Over the course of the weekend, a number of people were interviewed by Our Young, Roving Correspondents on the floor of New York ComicCon. Thankfully, we have managed to assemble a rather strange collection of interviews into a podcast. We had no idea that we had recorded so much material. Many thanks to Eric Rosenfield for interview assistance and his laconic pal Phil for moral support and a shoulder to cry on. Scroll to the bottom to listen or download the 78 minute MP3!
1. Mike Pellerito — In this somewhat naughty conversation, Archie Comic Publications, Inc. Managing Editor Mike Pellerito offers his candid views on maintaining the purity of the Archie universe.
2. Joe Gonzalez — We venture into Podcast Arena to discuss the appropriate way of covering New York ComicCon with a fellow podcaster.
3. Aaron Goold — One of the folks behind Yo Yo Nation explains why he is a spokesman for Duncan. There is also some speculation on secret yo-yo societies in New York.
4. Jack Ringca — I am unsure what pernicious position Mr. Ringca holds within Duncan, but he seemed to have a few diabolical ideas involving Mr. Goold and conquering the universe with a yo-yo army.
5. Joseph Semling — The purchasing manager of Brian’s Toys offers a helpful explanation of the economics behind lightsabers.
6. David Williams — The co-founder of Fanlib insists that he’s flying fan fiction writers out to Hollywood. But we learn that this isn’t the case at all. He seemed especially convinced that all fans are protected from lawyers.
7. Dan Piraro — The man behind Bizarro explains the precise circumstances that help him generate ideas and reveals how some of his more daring strips end up in Scandinavia.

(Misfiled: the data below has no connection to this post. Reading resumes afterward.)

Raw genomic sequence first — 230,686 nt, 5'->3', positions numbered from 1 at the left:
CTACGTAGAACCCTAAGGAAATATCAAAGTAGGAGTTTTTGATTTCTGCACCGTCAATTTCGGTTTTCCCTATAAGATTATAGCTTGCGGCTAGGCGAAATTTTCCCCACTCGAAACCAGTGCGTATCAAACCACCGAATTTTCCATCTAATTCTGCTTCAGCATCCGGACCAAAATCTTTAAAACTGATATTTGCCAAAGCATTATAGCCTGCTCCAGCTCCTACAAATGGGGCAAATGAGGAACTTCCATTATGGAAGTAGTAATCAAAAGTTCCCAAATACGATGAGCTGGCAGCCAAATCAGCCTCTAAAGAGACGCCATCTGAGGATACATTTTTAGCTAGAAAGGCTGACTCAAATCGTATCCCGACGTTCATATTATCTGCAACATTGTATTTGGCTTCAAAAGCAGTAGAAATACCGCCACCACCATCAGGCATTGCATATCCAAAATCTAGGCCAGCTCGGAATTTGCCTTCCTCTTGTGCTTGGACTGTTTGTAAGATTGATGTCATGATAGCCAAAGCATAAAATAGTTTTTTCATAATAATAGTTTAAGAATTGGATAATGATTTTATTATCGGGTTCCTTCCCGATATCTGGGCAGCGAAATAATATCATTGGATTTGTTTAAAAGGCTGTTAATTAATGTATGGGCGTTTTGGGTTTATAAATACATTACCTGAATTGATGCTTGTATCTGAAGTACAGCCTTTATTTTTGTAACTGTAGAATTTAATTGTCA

8. Ross Milhako — Attracted by the risque title, Our Young, Roving Correspondent questions the creator of Dead Dick — Zombie Detective upon the filthy and salacious qualities of his comic’s name.
9. Tim Fish — The Boston-based comic book writer behind Cavalcade of Boys explains precisely what he means by “cavalcade” and offers some insights on gay romance comics.
10. Patch — A gentleman who only referred to himself as “Patch” explains how Teddy Scares inverts the nature of the cute and cuddly teddy bear. There is also an ethical debate over whether zombie teddy bears can appeal to an UglyDoll audience. We dutifully pledge, per this interview, to investigate Teddy Scares in five years and determine, per Patch’s assured declarations, whether or not Teddy Scares retain their edge.
11. Kim Caltagrione, Mike McLaughlin & Steve Vincent — We talk with the New Jersey underground comics operation, Angry Drunk Grahics, about the fine line between angry and drunk and how Ms. Caltagrione ties this ontological spectrum together. Includes discussion of Mike Diana, the first artist to receive a criminal conviction for obscenity in the United States and who is published by Angry Drunk Graphics, and the Diana-drawn illustration of Jesus with a penis.
12. Brian Phillipson — The co-creator of God the Dyslexic Dog insinuates a forthcoming jihad involving canines. Or at least that’s what we’re left to conclude from this conversation that somehow manages to include nonoverlapping magisteria and dyslexic fundamentalists.
13. Chris Wozniak — Chris Wozniak insists, despite developments involving Kathy Griffin, that he is the Woz. But even though he has created bitter midgets, the Woz doesn’t have any explanation as to why his midgets are bitter.
14. Jeffrey Brown — A mention of Brown’s appearance on a Canadian sex program leads into an unexpected delineation between the real Brown vs. the invented Brown. (Partial transcript here.)
15. Kyle Baker — A conversation between Baker and McCloud is unexpectedly interrupted, but segues into issues of artistic control, television, people who don’t read comics, thwarted animation deals, families coming back in style, Special Forces, Nat Turner, the Haitian Revolution, mainstream publishers getting into graphic novels, and other assorted topics.
16. Scott McCloud — Scott McCloud reveals a future deal involving a graphic novel in New York, the present state of advocating graphic novels, the Creator’s Bill of Rights, and the failure of micropayment systems.